Manuel Vázquez Sejido: It is a complex question, especially because it has to do with the different conceptions of this particular phenomenon. Therefore, it is important to emphasize that my position on this matter is influenced by the vision I have on the subject. In Cuba there is an important group of activists who have organized themselves and form part of different networks, for example: Trans People, Families and Couples Network (TransCuba), the Lesbian and Bisexual Women’s Network, the Network of Jurists for Sexual Rights, the Youth Network for Health and Sexual Rights, the Humanity for Diversity Network, and the Network of Workers for Comprehensive Sexuality Education. We are talking about more than 4,000 activists trained throughout the island from the support and training spaces generated by the National Center for Sexuality Education since the beginning of 2000. Each of these networks has very specific objectives and unites in the main task of contributing to the recognition and guarantee of sexual rights as human rights without distinction of any kind. There is definitely an important group of people in our country who join forces to advance in these issues of social justice, a group of people who are not only lesbian, gay, bisexual, trans and intersex, but also include allies and fundamental allies, heterosexual people. Cenesex has promoted spaces for dialogue and reflection, and activists are an important part of these spaces; for example, the Cuban Days Against Homophobia and Transphobia are promoted by activists. As I was saying, alliances are vital, strategic; in our case, they have concretized as much with civil society organizations as with State institutions and the Communist Party of Cuba itself. I believe that in Cuba, LGBTI people, together with our allies and allies, are in evident “movement” and committed to the constant construction of strategies that allow us to have a positive impact on society in general, to unite, educate, respect, coexist.
Cruz: We must respect the right to choose one’s sexual orientation but, aware of the necessary breaking of taboos, we must also respect the right not to agree with the liberalism that we want to impose. Just as the hetero people do not proclaim how to behave with couples of the opposite sex, homosexuals and those who promote and almost force through campaigns that we accept everything, should admit that they are exceeding themselves … please!!! Don’t exaggerate.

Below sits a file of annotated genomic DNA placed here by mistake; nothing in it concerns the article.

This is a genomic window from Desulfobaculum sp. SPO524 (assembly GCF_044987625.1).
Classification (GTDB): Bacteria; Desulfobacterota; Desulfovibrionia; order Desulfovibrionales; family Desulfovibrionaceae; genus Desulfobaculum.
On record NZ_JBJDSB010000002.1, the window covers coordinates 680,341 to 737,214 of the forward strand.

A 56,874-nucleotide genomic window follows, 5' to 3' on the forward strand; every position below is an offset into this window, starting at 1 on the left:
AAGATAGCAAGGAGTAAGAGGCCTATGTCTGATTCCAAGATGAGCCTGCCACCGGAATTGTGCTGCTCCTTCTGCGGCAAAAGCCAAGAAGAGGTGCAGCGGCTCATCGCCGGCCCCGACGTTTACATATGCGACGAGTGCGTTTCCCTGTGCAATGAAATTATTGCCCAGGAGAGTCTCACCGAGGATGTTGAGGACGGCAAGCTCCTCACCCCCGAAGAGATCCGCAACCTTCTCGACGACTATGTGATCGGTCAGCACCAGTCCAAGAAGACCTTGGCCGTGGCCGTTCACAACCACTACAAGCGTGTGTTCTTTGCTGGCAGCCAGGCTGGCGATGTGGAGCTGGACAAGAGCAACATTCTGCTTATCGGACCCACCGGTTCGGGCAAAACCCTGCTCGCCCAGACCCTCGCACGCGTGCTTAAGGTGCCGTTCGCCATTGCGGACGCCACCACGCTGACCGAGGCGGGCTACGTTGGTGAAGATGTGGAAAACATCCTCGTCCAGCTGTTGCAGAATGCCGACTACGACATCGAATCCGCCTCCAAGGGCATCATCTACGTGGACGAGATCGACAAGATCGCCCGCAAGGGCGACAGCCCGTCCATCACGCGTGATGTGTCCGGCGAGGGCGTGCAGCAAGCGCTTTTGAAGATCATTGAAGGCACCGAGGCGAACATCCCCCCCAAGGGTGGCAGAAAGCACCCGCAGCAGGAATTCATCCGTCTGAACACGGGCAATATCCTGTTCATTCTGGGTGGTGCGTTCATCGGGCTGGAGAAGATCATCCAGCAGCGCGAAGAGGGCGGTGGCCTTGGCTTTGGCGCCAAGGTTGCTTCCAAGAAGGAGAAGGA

Francisco Rodríguez Cruz: Cenesex and its activists do not intend to impose anything on anyone or disrespect any right of another human being. Nor is it the intention to exaggerate, nor do I think it has been done. On the contrary, we always think carefully about each step we take, based on the advances of scientific knowledge and the most appropriate management of social communication. Perhaps you do not perceive it, but all western culture, from which ours does not escape, constantly proclaims – and imposes – the heterosexual norm, not only through the constant visibility of its ways of expressing sexuality, affections and filial relations, but also through the silence or concealment that it demands of those who depart from this cultural pattern. Can you imagine that homosexual people would bother us because heterosexuals would walk hand in hand in the street, kiss their partner in public to greet each other, or comment on their opposite-sex partner at school, at work or in the neighborhood? If we were to question heterosexual people about those or other rights, as they do to us homosexuals or trans people, then you could rightly say that we were exaggerating. But it’s lesbians, gays, bisexuals, and trans people who get that.
Rodin: I agree with Cruz (the forum participant). And it is that many times the Campaigns against homophobia go through what the final message arrives distorted, such it seems that the homosexual is being “imposed” or given “publicity” and it is there where the problem is formed and a very wide sector of society is opposed, because the publicity is atrocious. Another thing: I’m heterosexual and I don’t go around saying it, I don’t have to boast or feel heterosexual pride as gays do, I’m just like that. Also, it’s embarrassing to go to Fraternity Park at night and see the clothes that gays wear, they dress like prostitutes, it’s a displeasure towards the Cuban woman so decent that she is, in fact, they dress worse than the gays… Cuban women, they disrespect each other, they mess with each other without tone and they are not and I’ve seen every thing that I’m not going to tell you here but that’s what you have to fight against. It is true that sometimes they are discriminated against, but they are also very eccentric and problematic. Not all of them are, because I know many who are decent, cultured and worth talking to them but the other sector leaves much to be desired. In addition, now he has some negative opinion about a certain fact related to homosexuals and they classify him as homophobic, why? If it is badly done, what is being done is discussed as it is being discussed against heterosexuals, and it should not be given greater relevance – as often happens – for being gay. This is a reflection that I wanted to raise although I know that I will be labeled homophobic or not put in this space.